South Lanarkshire View
South Lanarkshire View

Partnership project centred on human dignity in spotlight

Published: Friday 5 July 2019

Minister for Mental Health Clare Haughey and Paul edie, Chair of the Care Inspectorate, met staff and residents at Rutherglen's David Walker Gardens care home.

An initiative that has improved the lives of people in some Lanarkshire care homes is in the national spotlight once again.

The Care Home Continence Improvement project set out to improve approaches to continence care and recently won the making research and evidence real category at the recent prestigious Scottish Social Services Awards.

And the exemplary work was the focal point of a recent visit by Mental Health Minister Clare Haughey MSP to mark national Care Home Day, an event that helps to showcase what goes on in the UK’s many care homes.

Another focus of the visit was CAPA (Care about Physical Activity, which is about taking part in everyday living skills and making every movement count.

Ms Haughey recently met core members of the team during a visit to South Lanarkshire Council’s David Walker Gardens in Rutherglen, one of the care homes where the initiative had been tested.

Ms Haughey said: “I was delighted to meet staff and speak with residents who are benefitting from these initiatives. It is clear that people can experience better health and wellbeing through well designed improvements to care.

"I encourage care providers across Scotland to consider initiatives like these to ensure our Health and Social Care Standards are met.”

Research has identified incontinence as a risk factor that increases skin damage, infection and falls in older people.

During the visit, Ms Haughey learned how the initiative allowed care home staff to improve the quality of care through better recording of processes and introducing small changes including medication reviews and reducing caffeine intake.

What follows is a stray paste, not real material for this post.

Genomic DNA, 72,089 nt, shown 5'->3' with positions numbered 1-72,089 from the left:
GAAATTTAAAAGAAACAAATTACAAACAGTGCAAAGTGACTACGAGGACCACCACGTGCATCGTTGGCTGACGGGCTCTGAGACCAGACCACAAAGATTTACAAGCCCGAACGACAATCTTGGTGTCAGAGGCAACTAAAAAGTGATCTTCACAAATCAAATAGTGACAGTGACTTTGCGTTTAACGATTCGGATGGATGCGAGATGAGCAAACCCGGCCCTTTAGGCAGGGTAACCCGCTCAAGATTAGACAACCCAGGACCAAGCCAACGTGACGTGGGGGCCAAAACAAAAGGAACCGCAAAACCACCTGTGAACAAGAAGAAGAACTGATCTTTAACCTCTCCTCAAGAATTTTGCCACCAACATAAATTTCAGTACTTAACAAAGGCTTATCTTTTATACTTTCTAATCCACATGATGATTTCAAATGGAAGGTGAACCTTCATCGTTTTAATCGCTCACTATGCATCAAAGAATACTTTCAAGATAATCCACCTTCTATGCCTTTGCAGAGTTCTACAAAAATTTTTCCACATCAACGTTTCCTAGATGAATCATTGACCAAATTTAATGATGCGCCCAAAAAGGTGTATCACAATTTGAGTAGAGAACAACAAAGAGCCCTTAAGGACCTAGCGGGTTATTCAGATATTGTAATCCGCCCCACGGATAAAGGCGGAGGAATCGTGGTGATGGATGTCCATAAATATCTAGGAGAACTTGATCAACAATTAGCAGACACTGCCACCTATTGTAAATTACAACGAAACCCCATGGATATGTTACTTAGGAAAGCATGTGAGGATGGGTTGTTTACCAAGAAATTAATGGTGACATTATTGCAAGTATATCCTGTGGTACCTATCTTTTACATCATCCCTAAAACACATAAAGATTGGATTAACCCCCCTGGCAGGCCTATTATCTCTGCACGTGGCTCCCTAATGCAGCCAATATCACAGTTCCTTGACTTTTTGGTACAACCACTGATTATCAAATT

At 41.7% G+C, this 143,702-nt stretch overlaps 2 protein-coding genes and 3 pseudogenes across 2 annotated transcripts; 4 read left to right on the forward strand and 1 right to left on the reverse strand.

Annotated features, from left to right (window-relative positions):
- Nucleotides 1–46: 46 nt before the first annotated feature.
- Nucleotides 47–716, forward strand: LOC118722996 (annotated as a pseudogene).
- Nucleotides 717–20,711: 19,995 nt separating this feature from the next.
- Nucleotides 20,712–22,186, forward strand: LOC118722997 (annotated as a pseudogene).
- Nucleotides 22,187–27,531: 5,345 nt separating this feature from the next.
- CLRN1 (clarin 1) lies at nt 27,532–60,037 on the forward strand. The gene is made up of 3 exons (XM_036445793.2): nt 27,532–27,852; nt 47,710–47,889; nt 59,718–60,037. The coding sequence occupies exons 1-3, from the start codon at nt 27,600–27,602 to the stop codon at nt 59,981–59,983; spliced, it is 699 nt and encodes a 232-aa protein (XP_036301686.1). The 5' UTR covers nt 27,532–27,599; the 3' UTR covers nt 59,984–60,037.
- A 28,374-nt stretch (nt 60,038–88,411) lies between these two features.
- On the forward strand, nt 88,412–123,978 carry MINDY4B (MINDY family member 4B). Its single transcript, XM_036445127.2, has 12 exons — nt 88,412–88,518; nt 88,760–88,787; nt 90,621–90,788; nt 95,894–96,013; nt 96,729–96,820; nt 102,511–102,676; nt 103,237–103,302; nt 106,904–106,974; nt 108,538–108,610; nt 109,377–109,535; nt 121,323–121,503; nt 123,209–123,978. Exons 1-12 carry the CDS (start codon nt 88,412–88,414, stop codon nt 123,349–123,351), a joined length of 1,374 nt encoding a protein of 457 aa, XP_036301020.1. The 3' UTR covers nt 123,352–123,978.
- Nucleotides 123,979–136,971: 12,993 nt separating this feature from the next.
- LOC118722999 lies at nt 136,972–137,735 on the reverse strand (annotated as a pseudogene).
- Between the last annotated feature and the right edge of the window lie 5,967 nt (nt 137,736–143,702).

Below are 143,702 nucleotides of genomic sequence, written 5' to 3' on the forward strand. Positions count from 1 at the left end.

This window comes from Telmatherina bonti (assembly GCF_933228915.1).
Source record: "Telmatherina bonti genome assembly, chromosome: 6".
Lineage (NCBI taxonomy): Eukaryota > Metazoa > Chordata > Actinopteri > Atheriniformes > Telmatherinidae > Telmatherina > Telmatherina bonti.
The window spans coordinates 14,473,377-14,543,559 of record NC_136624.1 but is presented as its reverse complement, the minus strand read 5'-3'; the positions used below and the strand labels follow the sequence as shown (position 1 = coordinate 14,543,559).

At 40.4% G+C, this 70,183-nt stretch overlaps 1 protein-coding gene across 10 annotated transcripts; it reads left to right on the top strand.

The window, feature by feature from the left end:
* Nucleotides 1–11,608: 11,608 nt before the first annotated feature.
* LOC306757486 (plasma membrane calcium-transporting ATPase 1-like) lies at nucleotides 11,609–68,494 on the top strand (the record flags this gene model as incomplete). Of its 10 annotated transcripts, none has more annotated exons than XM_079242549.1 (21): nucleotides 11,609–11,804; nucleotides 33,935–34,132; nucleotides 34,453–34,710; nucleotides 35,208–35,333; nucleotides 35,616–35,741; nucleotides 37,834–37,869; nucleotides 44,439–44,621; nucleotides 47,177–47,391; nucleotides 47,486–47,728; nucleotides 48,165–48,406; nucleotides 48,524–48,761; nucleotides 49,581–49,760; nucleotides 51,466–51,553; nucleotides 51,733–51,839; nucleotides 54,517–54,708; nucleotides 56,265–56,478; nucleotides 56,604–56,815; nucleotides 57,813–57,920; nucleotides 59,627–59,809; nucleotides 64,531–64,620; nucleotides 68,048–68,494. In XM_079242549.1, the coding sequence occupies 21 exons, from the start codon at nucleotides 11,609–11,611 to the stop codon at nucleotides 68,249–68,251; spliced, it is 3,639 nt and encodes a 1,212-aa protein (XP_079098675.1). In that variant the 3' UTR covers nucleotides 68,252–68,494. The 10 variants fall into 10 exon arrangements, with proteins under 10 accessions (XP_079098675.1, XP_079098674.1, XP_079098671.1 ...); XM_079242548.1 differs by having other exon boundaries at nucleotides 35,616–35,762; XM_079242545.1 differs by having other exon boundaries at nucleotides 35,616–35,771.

The outcomes of the project – also piloted at Summerlee House in Coatbridge – led to improvements including a reduction in falls by 65%, urinary infections being halved and skin damage reduced by one third. The project has also significantly reduced the amount of continence pads used at the homes.

The pilot was developed by teams in and North and South Lanarkshire’s Health and Social Care Partnerships, NHS Lanarkshire and NHS National Services Scotland and has since been rolled out to 12 homes across South Lanarkshire.

Jean Donaldson, Associate Director of Nursing, South Lanarkshire Health and Social Care Partnership, explained: “This project was about small changes making a big difference.  As we implement this approach in Lanarkshire, we were delighted to share the details of the approach and the recent award has been the icing on the cake.”

Alice Macleod, Nurse Advisor with NHS National Services Scotland, added: “The expertise among all involved in this project has supported care home staff to implement this innovative, quality improvement initiative. We are committed to building on this work and sharing our experience, with the goal of supporting others to make positive changes.”

Mary Tedford, Community Living Manager, Older Adult Residential and Care and Support, South Lanarkshire Health and Social Care Partnership, who organised the visit, said: “The project that was piloted here at David Walker Gardens has directly tackled an issue that can be often seen as a taboo. The improvement changes have markedly reduced the impact of incontinence, including reducing infections and falls, as well as saving money. Crucially this has also improved people’s lives and we’re very proud to have played a part.”